Galilei, Galileo, De Motu Antiquiora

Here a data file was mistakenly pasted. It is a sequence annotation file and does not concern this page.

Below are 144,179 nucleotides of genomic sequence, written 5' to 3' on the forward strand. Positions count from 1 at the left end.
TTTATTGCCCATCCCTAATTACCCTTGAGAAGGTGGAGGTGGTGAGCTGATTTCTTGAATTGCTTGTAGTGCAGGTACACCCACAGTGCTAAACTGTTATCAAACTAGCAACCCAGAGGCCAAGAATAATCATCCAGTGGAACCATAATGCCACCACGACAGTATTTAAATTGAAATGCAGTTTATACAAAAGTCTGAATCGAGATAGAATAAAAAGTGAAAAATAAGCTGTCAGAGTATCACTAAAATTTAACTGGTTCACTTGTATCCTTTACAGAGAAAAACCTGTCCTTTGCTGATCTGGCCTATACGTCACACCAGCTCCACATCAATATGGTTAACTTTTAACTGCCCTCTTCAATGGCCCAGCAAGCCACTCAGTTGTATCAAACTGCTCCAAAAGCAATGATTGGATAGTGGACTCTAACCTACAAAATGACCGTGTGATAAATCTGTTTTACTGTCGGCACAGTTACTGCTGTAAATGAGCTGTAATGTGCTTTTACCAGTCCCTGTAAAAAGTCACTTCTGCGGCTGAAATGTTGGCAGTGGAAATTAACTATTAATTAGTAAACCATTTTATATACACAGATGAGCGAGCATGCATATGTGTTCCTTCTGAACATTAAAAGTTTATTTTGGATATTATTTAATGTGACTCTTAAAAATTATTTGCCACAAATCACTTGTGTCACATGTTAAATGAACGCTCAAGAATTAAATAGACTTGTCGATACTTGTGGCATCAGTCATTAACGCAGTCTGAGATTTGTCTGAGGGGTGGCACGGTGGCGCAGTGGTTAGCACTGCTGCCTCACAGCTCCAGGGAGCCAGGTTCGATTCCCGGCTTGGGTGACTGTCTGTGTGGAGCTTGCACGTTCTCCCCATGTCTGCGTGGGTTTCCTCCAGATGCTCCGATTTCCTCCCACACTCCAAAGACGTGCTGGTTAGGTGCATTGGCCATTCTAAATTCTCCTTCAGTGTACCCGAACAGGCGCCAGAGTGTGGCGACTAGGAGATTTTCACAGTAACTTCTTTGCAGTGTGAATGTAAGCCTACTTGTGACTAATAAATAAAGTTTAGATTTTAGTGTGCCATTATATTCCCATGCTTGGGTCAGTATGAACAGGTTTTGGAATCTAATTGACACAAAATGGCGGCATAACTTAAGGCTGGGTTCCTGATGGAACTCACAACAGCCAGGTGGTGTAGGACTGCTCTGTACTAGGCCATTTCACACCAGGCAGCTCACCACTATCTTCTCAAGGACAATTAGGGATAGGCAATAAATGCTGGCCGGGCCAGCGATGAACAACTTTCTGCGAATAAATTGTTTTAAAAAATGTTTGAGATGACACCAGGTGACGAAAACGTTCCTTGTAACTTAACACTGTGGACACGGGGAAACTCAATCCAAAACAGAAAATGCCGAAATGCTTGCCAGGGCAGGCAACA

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Having examined these things in the case of the scale pan, returning to natural mobiles, we can put forward the following as a general proposition: namely, that the heavier cannot be raised by the less heavy. {1} With this presupposed, it is easy to understand why solids that are lighter than water are not completely submerged. For if, for example, we let down a beam into water, then, if the beam is to be submerged, it is necessary that water move out of the place into which the beam enters, and be raised upward, that is be moved away from the center of the world. Consequently if the water, which is to be raised, is heavier than the beam itself, then surely it will not be able to be raised by the beam: but if the beam is completely submerged, then it is necessary that from the place, into which the beam enters, an amount of water as great in size as the size of the beam itself should be removed: but an amount of water as great in size, as is the size of the beam, is heavier then the beam (for it is assumed that the beam is lighter than water): therefore it will not be possible for the beam to be completely submerged. And this corresponds to what has been said in the case of the scale pan, namely that a lesser weight cannot raise a greater one. But if the beam were equally as heavy as water, that is if the water, which is raised by the beam that is to be submerged, is not heavier than but equally as heavy as the beam, then the beam surely will be completely submerged, since it does not have resistance from the water that is to be raised; but in addition, when it is completely under water, it will be carried no more upward than downward: and this corresponds by analogy to what has been said in the case of the scale pan concerning equal weights, of which neither is carried either upward or downward.But if, on the other hand, the beam is heavier than that water which is to be raised by the beam, that is if the beam is heavier than an amount of water as great in size, as its own proper size (for there is raised by the submerged beam, as has often been said, an amount of water as great in size as its own size), then certainly the beam will be carried downward: which indeed corresponds by analogy to what has been said in the case of the scale pan,

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